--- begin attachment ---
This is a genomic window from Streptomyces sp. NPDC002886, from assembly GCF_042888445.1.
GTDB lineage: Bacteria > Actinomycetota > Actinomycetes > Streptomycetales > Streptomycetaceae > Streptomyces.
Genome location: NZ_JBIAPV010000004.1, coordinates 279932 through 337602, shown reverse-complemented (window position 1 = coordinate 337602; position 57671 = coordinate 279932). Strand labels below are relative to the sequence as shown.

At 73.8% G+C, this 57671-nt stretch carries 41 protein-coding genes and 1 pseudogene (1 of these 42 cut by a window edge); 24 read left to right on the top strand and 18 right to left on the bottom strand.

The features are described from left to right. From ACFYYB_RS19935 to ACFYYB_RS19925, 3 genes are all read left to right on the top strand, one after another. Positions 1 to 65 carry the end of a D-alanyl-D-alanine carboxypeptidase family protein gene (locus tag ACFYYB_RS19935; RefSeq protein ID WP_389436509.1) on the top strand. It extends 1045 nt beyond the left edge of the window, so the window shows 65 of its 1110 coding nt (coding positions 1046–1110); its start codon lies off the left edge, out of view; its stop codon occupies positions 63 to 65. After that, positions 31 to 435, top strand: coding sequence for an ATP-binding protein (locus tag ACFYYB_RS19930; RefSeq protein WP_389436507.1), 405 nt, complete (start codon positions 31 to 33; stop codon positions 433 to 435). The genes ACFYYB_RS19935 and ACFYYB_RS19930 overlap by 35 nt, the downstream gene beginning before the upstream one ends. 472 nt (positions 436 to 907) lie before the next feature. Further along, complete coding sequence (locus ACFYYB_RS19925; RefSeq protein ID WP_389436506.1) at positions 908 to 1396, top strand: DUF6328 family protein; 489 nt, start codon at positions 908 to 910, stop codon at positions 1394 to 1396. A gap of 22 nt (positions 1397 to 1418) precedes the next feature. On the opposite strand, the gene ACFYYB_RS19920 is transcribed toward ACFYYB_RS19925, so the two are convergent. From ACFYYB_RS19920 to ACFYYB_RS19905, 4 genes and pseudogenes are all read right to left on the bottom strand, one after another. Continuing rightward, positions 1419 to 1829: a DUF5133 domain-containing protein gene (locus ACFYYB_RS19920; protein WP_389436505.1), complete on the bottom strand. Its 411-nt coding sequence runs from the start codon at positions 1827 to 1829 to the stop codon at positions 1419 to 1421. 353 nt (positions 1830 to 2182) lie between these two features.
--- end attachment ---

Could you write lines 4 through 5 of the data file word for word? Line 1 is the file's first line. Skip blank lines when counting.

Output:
At 73.8% G+C, this 57671-nt stretch carries 41 protein-coding genes and 1 pseudogene (1 of these 42 cut by a window edge); 24 read left to right on the top strand and 18 right to left on the bottom strand.

The features are described from left to right. From ACFYYB_RS19935 to ACFYYB_RS19925, 3 genes are all read left to right on the top strand, one after another. Positions 1 to 65 carry the end of a D-alanyl-D-alanine carboxypeptidase family protein gene (locus tag ACFYYB_RS19935; RefSeq protein ID WP_389436509.1) on the top strand. It extends 1045 nt beyond the left edge of the window, so the window shows 65 of its 1110 coding nt (coding positions 1046–1110); its start codon lies off the left edge, out of view; its stop codon occupies positions 63 to 65. After that, positions 31 to 435, top strand: coding sequence for an ATP-binding protein (locus tag ACFYYB_RS19930; RefSeq protein WP_389436507.1), 405 nt, complete (start codon positions 31 to 33; stop codon positions 433 to 435). The genes ACFYYB_RS19935 and ACFYYB_RS19930 overlap by 35 nt, the downstream gene beginning before the upstream one ends. 472 nt (positions 436 to 907) lie before the next feature. Further along, complete coding sequence (locus ACFYYB_RS19925; RefSeq protein ID WP_389436506.1) at positions 908 to 1396, top strand: DUF6328 family protein; 489 nt, start codon at positions 908 to 910, stop codon at positions 1394 to 1396. A gap of 22 nt (positions 1397 to 1418) precedes the next feature. On the opposite strand, the gene ACFYYB_RS19920 is transcribed toward ACFYYB_RS19925, so the two are convergent. From ACFYYB_RS19920 to ACFYYB_RS19905, 4 genes and pseudogenes are all read right to left on the bottom strand, one after another. Continuing rightward, positions 1419 to 1829: a DUF5133 domain-containing protein gene (locus ACFYYB_RS19920; protein WP_389436505.1), complete on the bottom strand. Its 411-nt coding sequence runs from the start codon at positions 1827 to 1829 to the stop codon at positions 1419 to 1421. 353 nt (positions 1830 to 2182) lie between these two features.